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Friday, July 02, 2004

Border Patrol Actions Protested

Border Patrol Actions Protested
Border Patrol Actions Protested
By Fred Alvarez
Times Staff Writer

July 2, 2004

Waving a small labor union flag, 72-year-old Damien Hernandez shuffled slowly under the midday sun, keeping pace Thursday with other marchers on the first leg of a two-day trek to protest a recent crackdown on suspected illegal immigrants across Southern California.

The day was warm and the road from Santa Paula to Oxnard awfully long. But the Oxnard strawberry picker said he had no doubt he would finish, welcoming the 17-mile hike as a break from his days of stoop labor.

"This march is about justice," Hernandez said. "We want to tell the community that immigrants are here to work, not to take anything away. And we want workers to be treated with dignity and respect."

Dozens of marchers took that message to the streets Thursday in a walking rally organized by the United Farm Workers union.

The Ventura County event is one of several UFW-led demonstrations being held across California this week.

The rallies were launched in response to a recent U.S. Border Patrol crackdown on suspected illegal immigrants, a move that stirred fear and outrage in some heavily Latino neighborhoods.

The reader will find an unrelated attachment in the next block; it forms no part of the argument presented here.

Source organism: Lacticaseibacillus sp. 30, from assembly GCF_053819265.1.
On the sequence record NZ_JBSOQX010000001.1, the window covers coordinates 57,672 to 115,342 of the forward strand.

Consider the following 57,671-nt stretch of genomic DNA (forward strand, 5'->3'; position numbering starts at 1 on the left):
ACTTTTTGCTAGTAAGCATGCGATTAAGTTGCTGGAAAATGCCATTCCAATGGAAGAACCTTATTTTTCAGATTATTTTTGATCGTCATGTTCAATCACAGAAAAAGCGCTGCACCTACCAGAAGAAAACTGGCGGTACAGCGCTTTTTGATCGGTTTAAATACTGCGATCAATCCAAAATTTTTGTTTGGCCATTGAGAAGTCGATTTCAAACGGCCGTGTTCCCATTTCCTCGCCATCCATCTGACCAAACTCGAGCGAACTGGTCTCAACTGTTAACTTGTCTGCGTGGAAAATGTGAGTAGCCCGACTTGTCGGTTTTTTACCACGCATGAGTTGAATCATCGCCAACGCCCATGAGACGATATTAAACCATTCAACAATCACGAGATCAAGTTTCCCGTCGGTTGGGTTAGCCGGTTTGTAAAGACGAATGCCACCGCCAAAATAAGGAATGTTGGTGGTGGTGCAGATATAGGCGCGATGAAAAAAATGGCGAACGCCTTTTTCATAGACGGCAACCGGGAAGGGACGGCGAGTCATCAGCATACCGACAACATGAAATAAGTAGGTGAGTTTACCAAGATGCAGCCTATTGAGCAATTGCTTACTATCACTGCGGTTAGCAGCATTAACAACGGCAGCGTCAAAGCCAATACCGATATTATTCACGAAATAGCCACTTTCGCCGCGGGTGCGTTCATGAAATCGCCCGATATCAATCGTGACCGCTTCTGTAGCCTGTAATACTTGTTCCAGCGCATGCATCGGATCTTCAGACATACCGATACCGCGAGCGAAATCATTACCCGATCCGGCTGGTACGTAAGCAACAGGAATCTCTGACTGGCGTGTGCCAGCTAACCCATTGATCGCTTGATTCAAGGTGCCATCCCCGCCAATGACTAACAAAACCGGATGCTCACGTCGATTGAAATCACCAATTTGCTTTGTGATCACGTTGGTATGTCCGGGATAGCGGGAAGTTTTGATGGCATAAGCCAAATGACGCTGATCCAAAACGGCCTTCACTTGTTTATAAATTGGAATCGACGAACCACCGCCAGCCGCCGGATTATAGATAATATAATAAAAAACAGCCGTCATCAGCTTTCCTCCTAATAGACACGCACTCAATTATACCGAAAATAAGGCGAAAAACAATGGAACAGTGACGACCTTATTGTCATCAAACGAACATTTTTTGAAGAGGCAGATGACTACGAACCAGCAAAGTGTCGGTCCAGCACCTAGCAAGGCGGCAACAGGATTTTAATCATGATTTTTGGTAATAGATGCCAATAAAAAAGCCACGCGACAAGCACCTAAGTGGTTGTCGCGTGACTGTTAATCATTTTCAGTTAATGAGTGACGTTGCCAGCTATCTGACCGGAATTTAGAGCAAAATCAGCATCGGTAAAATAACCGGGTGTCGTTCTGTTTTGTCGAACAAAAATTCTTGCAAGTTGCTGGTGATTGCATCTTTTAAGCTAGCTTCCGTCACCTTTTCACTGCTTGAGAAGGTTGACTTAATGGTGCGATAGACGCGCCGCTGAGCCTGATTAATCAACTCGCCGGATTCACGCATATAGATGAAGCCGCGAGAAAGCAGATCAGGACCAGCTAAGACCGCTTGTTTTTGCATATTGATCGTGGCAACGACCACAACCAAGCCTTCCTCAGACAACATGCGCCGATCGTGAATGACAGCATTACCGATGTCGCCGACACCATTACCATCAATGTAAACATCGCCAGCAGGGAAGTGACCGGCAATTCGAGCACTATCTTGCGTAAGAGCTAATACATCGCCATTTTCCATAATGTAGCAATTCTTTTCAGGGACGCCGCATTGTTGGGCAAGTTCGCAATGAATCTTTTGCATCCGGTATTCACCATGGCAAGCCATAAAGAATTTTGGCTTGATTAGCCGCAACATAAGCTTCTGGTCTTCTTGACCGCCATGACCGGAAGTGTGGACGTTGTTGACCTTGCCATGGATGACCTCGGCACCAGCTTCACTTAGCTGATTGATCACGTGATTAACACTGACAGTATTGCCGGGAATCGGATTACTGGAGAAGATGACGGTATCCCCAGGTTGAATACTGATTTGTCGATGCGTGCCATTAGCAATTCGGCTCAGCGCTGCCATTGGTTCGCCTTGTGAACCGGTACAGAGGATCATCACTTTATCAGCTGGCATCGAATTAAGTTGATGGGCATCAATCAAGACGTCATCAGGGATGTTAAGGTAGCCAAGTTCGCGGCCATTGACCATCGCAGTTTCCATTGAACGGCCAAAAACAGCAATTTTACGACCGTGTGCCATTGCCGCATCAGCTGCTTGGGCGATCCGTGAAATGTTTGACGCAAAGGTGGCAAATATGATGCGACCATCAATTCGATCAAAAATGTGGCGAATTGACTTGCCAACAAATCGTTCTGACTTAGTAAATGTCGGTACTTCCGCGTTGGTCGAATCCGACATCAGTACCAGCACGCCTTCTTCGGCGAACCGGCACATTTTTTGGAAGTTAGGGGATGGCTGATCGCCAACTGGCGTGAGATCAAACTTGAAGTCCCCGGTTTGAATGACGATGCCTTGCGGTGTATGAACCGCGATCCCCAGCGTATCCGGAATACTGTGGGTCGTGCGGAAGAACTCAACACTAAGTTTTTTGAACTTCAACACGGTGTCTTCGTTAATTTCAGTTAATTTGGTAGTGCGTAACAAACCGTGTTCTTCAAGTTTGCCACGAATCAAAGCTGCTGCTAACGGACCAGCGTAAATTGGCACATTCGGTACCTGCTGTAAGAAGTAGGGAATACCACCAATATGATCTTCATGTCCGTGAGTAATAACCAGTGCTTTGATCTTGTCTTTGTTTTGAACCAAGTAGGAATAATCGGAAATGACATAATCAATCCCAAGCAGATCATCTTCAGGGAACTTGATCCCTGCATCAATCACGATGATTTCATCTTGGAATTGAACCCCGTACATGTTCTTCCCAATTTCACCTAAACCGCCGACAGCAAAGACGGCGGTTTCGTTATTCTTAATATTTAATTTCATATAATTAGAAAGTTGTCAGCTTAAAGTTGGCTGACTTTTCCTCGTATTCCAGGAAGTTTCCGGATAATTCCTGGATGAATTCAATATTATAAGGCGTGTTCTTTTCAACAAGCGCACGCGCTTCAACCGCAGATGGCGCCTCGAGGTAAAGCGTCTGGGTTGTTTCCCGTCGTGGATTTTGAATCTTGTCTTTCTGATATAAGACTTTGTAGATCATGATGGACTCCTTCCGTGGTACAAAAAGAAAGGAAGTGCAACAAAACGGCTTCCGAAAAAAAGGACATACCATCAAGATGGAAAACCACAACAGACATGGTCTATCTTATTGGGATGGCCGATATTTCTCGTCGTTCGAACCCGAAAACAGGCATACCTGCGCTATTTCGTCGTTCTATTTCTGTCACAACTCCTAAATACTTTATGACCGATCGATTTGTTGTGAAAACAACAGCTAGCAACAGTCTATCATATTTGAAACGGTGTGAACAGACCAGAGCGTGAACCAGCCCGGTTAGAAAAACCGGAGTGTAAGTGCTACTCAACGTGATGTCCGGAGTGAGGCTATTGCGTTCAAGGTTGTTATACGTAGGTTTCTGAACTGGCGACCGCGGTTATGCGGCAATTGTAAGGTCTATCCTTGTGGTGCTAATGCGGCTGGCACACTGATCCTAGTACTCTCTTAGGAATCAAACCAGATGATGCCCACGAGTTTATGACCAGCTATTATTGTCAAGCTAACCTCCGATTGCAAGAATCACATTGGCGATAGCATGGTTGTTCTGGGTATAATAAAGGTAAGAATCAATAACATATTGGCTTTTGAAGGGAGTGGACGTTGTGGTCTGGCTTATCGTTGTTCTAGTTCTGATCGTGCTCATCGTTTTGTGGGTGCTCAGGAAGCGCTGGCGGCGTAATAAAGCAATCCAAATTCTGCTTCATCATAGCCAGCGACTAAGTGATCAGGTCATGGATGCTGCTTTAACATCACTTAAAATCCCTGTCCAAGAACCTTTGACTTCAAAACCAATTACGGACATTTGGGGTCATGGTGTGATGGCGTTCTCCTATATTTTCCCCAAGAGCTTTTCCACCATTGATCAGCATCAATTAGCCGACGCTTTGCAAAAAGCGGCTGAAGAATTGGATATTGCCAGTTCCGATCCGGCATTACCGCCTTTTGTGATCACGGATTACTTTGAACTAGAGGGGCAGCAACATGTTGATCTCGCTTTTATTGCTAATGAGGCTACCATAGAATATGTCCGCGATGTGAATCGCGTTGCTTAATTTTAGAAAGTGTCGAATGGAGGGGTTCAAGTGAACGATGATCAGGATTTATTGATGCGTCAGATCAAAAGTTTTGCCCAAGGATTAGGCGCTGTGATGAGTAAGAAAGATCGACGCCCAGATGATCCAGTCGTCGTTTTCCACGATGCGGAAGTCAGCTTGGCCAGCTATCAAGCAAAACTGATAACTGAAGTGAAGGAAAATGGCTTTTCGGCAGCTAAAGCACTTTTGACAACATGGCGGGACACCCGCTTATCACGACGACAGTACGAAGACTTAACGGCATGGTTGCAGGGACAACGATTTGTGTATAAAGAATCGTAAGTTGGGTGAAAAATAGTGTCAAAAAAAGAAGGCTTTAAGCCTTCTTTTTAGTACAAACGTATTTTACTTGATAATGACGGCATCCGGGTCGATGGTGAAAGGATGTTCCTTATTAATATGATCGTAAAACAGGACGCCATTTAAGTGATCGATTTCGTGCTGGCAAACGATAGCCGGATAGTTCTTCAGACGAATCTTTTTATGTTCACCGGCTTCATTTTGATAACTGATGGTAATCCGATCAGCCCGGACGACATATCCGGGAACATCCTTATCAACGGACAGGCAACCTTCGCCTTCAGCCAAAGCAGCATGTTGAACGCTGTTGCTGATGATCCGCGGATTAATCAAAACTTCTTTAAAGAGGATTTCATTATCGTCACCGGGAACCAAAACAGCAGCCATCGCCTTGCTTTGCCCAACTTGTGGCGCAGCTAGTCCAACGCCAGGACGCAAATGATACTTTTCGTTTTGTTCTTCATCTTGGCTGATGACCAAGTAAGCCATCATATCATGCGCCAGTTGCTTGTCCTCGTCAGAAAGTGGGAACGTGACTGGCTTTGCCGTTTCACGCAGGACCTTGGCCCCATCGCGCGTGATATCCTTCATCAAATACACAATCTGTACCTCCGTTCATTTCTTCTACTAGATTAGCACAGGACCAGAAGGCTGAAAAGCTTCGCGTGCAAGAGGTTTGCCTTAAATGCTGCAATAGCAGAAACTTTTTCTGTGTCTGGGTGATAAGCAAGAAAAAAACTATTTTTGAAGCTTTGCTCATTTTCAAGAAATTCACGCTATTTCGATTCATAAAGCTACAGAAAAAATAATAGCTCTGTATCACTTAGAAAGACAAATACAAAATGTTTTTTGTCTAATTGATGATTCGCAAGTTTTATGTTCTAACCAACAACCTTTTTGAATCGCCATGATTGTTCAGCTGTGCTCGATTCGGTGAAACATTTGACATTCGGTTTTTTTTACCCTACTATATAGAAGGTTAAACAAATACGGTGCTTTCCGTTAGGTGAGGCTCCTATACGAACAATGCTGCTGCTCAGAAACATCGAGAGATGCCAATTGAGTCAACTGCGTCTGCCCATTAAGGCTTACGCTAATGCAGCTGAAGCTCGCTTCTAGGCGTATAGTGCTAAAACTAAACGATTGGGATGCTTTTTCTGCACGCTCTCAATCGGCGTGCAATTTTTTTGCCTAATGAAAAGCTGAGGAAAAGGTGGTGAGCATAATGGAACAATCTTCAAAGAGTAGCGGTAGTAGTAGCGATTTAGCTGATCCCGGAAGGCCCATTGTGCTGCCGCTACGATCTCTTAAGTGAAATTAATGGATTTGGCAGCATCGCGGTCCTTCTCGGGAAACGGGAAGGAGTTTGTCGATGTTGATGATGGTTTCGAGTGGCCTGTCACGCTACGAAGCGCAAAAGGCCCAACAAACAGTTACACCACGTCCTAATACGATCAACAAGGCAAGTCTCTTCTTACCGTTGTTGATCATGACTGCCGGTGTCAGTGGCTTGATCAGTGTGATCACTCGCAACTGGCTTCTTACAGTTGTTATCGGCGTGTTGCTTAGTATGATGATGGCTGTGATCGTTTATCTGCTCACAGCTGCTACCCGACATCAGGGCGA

The rallies also were aimed at spurring support for the so-called AgJobs bill, legislation pending before Congress that would make about half a million undocumented farm workers eligible for legal status.

March organizers said they saw the two issues as related, noting that legalization would lessen the need for such Border Patrol enforcement and allow workers who were currently undocumented to live free of the fear of capture and deportation.

"We are marching to support those workers who don't have a voice," said Oxnard strawberry picker Guillermo Licea, carrying a banner emblazoned with an image of the Virgin Mary in one hand and a placard supporting legalization in the other. "If we don't work in the fields, who will do that work?"

The march began in a park across from Santa Paula City Hall and cut through town, past Angel's Donuts, Sancho's Cocktail Lounge and the Payless Smoke Shop.

Motorists honked their horns in support, keeping time with the UFW chant of "Si se puede, si se puede!" ("Yes we can, yes we can.") A van hauling a portable toilet trailed the marchers, in case the need arose. Oxnard resident Cuauhtemoc Magana maintained a running commentary on a bullhorn to explain the activity to the curious.

"We need your support; we work hard, and we want to keep doing it," he bellowed. "We are marching for human dignity. If we don't, no one else will."

Marchers left the city limits and cut through the countryside dotted with nurseries and citrus orchards. Several late-comers joined the procession along the way. At one point, a group of nursery workers briefly left their jobs to applaud the assemblage and join in the pro-union chants.

The first day ended at Cabrillo Village in east Ventura, a former farm labor camp-turned-farm worker housing cooperative. Day 2 kicks off today at 9 a.m. at the housing complex and will wend its way to Plaza Park in downtown Oxnard.

"It's good for the soul," said union supporter Denis O'Leary, an Oxnard-area teacher and school board member.

"We need to make sure some corrective action is taken in the policy toward immigrant workers," he said. "It's the right thing to do and the right time to do it."

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